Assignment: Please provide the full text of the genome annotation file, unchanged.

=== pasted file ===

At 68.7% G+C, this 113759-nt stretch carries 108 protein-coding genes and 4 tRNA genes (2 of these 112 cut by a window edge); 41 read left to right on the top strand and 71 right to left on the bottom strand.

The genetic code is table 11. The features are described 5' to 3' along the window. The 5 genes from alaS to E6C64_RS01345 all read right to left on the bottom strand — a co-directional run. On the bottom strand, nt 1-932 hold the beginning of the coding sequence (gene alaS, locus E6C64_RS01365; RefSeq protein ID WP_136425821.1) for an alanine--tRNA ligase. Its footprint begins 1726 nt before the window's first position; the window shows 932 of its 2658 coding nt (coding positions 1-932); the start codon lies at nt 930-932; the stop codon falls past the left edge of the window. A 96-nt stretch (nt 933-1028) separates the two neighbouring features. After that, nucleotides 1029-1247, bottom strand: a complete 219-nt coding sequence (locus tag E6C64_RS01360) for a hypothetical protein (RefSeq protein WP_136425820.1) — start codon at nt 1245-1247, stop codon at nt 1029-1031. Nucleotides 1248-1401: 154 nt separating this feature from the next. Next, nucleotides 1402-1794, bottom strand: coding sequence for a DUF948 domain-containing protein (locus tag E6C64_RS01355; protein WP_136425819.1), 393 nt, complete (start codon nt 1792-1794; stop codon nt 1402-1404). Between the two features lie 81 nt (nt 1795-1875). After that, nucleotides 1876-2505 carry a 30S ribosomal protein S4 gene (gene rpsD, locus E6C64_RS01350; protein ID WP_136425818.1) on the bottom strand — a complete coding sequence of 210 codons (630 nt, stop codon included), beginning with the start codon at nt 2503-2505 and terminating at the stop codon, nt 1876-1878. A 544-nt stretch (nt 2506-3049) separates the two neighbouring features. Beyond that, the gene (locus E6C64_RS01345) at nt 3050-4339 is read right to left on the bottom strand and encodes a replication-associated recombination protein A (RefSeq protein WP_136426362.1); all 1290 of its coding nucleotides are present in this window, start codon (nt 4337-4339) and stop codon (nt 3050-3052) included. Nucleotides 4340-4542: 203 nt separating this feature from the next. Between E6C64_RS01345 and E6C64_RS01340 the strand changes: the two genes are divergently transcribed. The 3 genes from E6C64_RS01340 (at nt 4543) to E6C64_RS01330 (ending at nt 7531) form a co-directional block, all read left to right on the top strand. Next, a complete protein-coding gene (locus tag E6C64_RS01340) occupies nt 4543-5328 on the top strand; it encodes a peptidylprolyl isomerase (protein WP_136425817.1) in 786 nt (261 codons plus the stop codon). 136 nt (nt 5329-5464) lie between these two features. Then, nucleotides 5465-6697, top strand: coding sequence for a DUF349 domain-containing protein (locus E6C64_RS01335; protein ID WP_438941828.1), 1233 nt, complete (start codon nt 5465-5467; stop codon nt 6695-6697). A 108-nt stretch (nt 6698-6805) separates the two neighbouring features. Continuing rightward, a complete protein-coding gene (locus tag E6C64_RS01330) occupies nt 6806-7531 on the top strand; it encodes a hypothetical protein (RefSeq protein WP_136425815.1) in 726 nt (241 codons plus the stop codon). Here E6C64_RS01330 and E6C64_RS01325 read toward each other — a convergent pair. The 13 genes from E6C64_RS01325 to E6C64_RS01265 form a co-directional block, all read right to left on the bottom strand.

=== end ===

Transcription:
At 68.7% G+C, this 113759-nt stretch carries 108 protein-coding genes and 4 tRNA genes (2 of these 112 cut by a window edge); 41 read left to right on the top strand and 71 right to left on the bottom strand.

The genetic code is table 11. The features are described 5' to 3' along the window. The 5 genes from alaS to E6C64_RS01345 all read right to left on the bottom strand — a co-directional run. On the bottom strand, nt 1-932 hold the beginning of the coding sequence (gene alaS, locus E6C64_RS01365; RefSeq protein ID WP_136425821.1) for an alanine--tRNA ligase. Its footprint begins 1726 nt before the window's first position; the window shows 932 of its 2658 coding nt (coding positions 1-932); the start codon lies at nt 930-932; the stop codon falls past the left edge of the window. A 96-nt stretch (nt 933-1028) separates the two neighbouring features. After that, nucleotides 1029-1247, bottom strand: a complete 219-nt coding sequence (locus tag E6C64_RS01360) for a hypothetical protein (RefSeq protein WP_136425820.1) — start codon at nt 1245-1247, stop codon at nt 1029-1031. Nucleotides 1248-1401: 154 nt separating this feature from the next. Next, nucleotides 1402-1794, bottom strand: coding sequence for a DUF948 domain-containing protein (locus tag E6C64_RS01355; protein WP_136425819.1), 393 nt, complete (start codon nt 1792-1794; stop codon nt 1402-1404). Between the two features lie 81 nt (nt 1795-1875). After that, nucleotides 1876-2505 carry a 30S ribosomal protein S4 gene (gene rpsD, locus E6C64_RS01350; protein ID WP_136425818.1) on the bottom strand — a complete coding sequence of 210 codons (630 nt, stop codon included), beginning with the start codon at nt 2503-2505 and terminating at the stop codon, nt 1876-1878. A 544-nt stretch (nt 2506-3049) separates the two neighbouring features. Beyond that, the gene (locus E6C64_RS01345) at nt 3050-4339 is read right to left on the bottom strand and encodes a replication-associated recombination protein A (RefSeq protein WP_136426362.1); all 1290 of its coding nucleotides are present in this window, start codon (nt 4337-4339) and stop codon (nt 3050-3052) included. Nucleotides 4340-4542: 203 nt separating this feature from the next. Between E6C64_RS01345 and E6C64_RS01340 the strand changes: the two genes are divergently transcribed. The 3 genes from E6C64_RS01340 (at nt 4543) to E6C64_RS01330 (ending at nt 7531) form a co-directional block, all read left to right on the top strand. Next, a complete protein-coding gene (locus tag E6C64_RS01340) occupies nt 4543-5328 on the top strand; it encodes a peptidylprolyl isomerase (protein WP_136425817.1) in 786 nt (261 codons plus the stop codon). 136 nt (nt 5329-5464) lie between these two features. Then, nucleotides 5465-6697, top strand: coding sequence for a DUF349 domain-containing protein (locus E6C64_RS01335; protein ID WP_438941828.1), 1233 nt, complete (start codon nt 5465-5467; stop codon nt 6695-6697). A 108-nt stretch (nt 6698-6805) separates the two neighbouring features. Continuing rightward, a complete protein-coding gene (locus tag E6C64_RS01330) occupies nt 6806-7531 on the top strand; it encodes a hypothetical protein (RefSeq protein WP_136425815.1) in 726 nt (241 codons plus the stop codon). Here E6C64_RS01330 and E6C64_RS01325 read toward each other — a convergent pair. The 13 genes from E6C64_RS01325 to E6C64_RS01265 form a co-directional block, all read right to left on the bottom strand.